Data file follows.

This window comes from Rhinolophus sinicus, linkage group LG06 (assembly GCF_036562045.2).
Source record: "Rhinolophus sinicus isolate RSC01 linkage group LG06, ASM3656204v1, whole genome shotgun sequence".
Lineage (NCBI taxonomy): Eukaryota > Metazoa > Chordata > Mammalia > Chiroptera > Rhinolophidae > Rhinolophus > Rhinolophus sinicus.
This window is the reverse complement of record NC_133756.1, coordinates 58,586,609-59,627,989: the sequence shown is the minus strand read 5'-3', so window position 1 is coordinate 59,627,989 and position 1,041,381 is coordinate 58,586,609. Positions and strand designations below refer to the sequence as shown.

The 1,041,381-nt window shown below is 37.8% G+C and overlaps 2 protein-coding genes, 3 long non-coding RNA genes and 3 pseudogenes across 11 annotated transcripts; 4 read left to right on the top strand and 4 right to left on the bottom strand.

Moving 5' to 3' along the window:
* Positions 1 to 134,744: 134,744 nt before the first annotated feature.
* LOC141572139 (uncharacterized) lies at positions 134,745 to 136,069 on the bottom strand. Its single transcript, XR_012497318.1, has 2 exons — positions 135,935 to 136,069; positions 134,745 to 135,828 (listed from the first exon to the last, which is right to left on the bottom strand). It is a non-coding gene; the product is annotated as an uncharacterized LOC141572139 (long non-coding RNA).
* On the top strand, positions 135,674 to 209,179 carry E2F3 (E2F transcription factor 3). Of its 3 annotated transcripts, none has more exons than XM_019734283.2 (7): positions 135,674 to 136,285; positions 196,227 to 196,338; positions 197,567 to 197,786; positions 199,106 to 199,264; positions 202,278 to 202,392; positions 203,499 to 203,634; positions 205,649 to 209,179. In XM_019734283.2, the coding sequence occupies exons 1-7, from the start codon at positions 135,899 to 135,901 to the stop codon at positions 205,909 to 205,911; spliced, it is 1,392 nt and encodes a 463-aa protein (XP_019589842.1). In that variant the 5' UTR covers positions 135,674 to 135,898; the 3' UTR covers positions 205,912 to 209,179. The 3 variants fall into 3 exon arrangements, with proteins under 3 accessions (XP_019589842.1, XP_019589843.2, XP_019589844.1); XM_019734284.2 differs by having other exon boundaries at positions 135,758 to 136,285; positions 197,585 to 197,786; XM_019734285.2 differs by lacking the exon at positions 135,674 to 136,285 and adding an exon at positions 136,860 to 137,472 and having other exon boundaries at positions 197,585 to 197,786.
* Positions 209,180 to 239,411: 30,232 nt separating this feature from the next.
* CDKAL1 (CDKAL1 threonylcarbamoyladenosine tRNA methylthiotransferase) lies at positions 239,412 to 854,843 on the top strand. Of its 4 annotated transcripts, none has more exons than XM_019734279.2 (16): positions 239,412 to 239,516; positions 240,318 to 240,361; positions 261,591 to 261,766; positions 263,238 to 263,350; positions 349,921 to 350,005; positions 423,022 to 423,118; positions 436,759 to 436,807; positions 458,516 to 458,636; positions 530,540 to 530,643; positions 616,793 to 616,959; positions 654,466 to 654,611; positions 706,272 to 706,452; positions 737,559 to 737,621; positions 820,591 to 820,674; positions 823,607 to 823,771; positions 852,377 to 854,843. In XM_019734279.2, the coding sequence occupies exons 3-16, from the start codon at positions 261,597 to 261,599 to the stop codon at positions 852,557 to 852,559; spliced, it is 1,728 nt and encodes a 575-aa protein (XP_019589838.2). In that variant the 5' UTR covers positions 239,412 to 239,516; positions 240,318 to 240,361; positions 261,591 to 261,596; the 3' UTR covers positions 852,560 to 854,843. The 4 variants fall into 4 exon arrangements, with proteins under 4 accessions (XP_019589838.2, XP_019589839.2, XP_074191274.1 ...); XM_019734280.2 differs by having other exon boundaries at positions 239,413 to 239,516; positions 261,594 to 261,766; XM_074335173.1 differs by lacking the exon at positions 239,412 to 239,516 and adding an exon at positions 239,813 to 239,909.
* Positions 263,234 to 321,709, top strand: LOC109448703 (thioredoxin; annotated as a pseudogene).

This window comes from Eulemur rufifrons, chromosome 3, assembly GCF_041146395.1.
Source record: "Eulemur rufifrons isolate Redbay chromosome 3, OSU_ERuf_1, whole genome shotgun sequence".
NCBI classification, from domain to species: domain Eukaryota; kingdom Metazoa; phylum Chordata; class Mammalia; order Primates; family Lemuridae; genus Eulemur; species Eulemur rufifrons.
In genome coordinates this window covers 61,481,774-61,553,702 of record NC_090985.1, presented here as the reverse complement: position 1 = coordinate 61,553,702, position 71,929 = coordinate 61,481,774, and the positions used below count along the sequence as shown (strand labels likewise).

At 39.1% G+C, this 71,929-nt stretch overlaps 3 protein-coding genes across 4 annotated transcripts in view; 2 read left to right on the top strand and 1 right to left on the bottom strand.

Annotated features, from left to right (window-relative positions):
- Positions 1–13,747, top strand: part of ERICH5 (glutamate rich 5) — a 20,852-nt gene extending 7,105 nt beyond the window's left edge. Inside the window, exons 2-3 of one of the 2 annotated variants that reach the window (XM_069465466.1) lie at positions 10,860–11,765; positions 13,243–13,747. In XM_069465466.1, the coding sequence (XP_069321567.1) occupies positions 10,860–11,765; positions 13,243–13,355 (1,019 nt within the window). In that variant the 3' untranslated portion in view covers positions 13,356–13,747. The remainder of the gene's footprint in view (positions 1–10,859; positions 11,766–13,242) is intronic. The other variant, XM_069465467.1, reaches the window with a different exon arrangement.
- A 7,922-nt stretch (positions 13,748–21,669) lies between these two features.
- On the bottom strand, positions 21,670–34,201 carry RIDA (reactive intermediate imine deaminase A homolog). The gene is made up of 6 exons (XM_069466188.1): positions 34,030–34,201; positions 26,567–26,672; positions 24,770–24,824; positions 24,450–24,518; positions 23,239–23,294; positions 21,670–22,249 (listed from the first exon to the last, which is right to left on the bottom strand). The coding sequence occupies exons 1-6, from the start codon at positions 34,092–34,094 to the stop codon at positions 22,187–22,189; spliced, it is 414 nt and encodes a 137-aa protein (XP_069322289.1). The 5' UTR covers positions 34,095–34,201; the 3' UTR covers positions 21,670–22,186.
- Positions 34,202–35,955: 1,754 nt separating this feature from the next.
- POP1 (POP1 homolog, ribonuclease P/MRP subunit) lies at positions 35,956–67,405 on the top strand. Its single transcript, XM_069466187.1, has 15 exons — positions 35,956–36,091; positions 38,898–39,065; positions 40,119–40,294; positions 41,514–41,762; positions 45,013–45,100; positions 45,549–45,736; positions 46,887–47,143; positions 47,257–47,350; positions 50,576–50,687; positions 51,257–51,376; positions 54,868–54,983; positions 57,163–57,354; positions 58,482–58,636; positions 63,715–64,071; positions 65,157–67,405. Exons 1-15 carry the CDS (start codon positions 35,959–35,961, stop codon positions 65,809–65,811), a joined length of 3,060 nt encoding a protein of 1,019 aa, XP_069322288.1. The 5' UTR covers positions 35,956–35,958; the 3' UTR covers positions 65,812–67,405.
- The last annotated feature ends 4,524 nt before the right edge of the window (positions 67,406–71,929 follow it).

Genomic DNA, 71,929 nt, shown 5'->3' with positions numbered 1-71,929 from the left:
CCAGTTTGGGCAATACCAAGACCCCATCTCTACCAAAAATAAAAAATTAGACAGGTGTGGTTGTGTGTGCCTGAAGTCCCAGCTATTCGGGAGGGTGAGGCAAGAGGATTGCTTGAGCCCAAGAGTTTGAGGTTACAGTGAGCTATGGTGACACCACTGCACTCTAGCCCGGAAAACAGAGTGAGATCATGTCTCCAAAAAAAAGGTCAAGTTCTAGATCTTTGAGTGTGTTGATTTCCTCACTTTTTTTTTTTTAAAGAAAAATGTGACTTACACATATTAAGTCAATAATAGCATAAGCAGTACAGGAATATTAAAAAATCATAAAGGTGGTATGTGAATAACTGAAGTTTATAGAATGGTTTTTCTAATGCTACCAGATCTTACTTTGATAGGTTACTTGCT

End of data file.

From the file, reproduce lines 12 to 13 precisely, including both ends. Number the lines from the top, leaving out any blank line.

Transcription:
* Positions 263,234 to 321,709, top strand: LOC109448703 (thioredoxin; annotated as a pseudogene).

This window comes from Eulemur rufifrons, chromosome 3, assembly GCF_041146395.1.